‘Debits’ for Prior Learning? Why Some Transfer Students Skip CPL
Have you ever invested time and effort to participate in a special promotion but were disappointed when you tried to reap the rewards? Perhaps you tried to cash in a bevy of hard-earned frequent flyer miles at a partner hotel only to be met with a wall of blackout dates (or vice versa). Unfortunately, when it comes to credit for prior learning, some transfer students are all-too familiar with such frustrations, and the ramifications are a lot more serious than traveling in affordable style.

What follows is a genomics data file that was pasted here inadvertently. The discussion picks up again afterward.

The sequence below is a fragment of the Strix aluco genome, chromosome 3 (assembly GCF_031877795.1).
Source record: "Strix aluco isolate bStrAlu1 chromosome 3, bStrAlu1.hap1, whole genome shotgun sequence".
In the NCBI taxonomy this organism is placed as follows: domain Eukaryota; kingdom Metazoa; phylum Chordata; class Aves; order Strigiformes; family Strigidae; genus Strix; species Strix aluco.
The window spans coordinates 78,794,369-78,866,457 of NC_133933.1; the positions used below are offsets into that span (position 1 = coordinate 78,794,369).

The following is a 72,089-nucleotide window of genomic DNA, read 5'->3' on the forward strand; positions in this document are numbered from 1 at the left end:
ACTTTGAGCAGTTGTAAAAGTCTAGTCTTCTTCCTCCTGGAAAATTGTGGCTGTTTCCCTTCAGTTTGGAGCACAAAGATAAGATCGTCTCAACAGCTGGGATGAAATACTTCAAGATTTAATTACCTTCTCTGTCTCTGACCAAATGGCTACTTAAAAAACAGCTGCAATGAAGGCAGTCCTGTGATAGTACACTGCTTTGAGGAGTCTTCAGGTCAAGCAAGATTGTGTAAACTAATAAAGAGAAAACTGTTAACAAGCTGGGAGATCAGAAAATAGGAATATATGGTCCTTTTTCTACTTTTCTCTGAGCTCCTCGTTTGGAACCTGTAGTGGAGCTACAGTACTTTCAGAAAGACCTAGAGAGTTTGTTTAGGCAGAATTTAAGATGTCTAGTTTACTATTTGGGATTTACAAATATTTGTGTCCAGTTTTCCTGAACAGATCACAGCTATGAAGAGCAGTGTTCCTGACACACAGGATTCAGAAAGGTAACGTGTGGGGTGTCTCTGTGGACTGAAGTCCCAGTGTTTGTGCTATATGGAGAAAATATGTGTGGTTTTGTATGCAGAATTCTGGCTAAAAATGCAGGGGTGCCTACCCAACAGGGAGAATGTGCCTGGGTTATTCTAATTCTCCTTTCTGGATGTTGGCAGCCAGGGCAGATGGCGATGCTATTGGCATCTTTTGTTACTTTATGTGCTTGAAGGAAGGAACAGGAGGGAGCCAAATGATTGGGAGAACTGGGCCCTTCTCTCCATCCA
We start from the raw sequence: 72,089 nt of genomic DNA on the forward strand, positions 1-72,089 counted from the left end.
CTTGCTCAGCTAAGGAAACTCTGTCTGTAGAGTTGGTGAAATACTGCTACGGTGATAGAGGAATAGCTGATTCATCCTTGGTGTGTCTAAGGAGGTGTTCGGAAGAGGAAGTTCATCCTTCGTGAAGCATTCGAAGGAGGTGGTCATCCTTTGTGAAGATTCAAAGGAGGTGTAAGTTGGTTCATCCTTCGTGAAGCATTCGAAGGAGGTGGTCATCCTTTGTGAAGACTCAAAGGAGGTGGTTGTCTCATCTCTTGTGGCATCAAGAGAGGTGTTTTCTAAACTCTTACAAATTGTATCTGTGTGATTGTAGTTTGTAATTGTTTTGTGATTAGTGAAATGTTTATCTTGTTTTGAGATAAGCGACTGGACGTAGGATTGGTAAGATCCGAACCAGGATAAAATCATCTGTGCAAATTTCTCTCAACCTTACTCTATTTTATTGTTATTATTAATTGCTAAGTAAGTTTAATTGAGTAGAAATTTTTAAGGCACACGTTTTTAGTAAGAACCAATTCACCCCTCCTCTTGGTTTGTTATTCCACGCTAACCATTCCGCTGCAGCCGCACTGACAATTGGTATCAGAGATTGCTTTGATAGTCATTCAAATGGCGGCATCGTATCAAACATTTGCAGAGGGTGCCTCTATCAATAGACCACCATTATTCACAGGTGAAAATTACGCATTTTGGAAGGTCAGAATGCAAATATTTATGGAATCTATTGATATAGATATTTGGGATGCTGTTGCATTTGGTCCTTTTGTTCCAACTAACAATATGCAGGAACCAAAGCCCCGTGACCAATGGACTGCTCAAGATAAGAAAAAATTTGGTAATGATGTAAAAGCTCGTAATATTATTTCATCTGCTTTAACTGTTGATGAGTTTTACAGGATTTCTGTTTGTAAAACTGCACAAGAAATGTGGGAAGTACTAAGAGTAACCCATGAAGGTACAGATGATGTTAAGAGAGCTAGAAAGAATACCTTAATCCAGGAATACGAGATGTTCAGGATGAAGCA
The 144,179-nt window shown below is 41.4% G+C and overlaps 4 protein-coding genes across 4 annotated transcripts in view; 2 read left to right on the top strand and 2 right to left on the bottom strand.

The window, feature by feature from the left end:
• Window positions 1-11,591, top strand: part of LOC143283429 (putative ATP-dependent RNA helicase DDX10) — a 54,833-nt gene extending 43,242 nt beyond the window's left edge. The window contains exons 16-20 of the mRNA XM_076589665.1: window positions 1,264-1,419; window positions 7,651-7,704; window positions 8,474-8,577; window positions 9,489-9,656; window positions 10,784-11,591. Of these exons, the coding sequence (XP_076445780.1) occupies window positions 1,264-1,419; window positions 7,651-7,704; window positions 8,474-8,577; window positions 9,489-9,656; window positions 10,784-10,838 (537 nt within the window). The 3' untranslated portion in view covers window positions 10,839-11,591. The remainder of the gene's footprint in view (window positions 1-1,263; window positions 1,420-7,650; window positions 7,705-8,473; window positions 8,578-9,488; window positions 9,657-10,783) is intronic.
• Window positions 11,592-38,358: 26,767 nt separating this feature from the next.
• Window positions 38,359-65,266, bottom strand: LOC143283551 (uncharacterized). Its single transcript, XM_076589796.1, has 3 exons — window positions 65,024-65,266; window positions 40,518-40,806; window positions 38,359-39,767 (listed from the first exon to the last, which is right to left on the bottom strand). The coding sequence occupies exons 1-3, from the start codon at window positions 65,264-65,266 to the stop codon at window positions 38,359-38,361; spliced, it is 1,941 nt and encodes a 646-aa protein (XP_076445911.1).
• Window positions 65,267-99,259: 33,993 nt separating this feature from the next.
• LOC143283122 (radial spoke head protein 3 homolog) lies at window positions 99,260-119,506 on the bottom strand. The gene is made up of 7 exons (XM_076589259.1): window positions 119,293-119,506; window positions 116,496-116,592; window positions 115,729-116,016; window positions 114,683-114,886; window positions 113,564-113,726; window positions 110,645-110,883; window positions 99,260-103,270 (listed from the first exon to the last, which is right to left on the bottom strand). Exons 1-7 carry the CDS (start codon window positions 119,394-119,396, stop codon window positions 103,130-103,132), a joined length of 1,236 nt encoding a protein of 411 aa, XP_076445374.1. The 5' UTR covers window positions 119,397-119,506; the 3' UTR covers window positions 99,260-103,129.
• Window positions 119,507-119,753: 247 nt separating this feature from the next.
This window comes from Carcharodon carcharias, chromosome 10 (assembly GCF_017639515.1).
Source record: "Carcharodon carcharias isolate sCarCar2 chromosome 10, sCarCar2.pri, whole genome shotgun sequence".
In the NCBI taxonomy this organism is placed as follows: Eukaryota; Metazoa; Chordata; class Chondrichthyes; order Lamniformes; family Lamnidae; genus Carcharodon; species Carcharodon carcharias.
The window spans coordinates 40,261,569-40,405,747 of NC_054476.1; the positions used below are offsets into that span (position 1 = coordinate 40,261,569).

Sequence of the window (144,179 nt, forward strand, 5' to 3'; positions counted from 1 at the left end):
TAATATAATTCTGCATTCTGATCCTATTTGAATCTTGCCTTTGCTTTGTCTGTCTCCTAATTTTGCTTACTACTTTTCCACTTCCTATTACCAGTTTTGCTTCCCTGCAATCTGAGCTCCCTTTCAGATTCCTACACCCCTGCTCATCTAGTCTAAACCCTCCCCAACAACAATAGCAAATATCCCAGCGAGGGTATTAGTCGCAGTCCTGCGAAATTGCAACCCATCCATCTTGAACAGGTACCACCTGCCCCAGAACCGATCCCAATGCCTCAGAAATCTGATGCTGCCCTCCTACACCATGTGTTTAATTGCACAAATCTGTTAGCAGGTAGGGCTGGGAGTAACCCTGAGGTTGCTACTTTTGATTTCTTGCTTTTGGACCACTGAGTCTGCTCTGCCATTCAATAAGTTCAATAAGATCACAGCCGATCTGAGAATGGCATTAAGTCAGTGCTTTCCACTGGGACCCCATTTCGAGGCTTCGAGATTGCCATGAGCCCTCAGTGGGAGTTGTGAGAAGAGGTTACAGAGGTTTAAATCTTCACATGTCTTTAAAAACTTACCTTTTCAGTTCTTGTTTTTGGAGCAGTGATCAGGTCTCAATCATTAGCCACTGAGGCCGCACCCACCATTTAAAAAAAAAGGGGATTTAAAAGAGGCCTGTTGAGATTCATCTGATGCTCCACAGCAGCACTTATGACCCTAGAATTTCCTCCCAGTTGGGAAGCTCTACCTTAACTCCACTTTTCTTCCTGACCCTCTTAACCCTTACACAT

Allegra Fowler is executive director of the Center for Prior Learning Recognition at Purdue University Global, a CAEL institutional member. She has witnessed the insidious impact transfer denial can have on otherwise robust CPL programs. When exploring academic partnerships, Fowler began hearing from colleagues at CPL-forward community colleges that some excellent candidates were not pursuing CPL. But it wasn’t for the usual reason, lack of awareness. On the contrary, it was precisely because they were aware of CPL. But what had caught their attention was the unfortunate reality that CPL credits would likely be lost in transfer. Students who planned to continue to a four-year degree were foregoing CPL because they knew they might have to repeat that credit at their transfer institution. “That was a kind of a lightbulb conversation for me,” said Fowler. “It showed we really needed to do something.”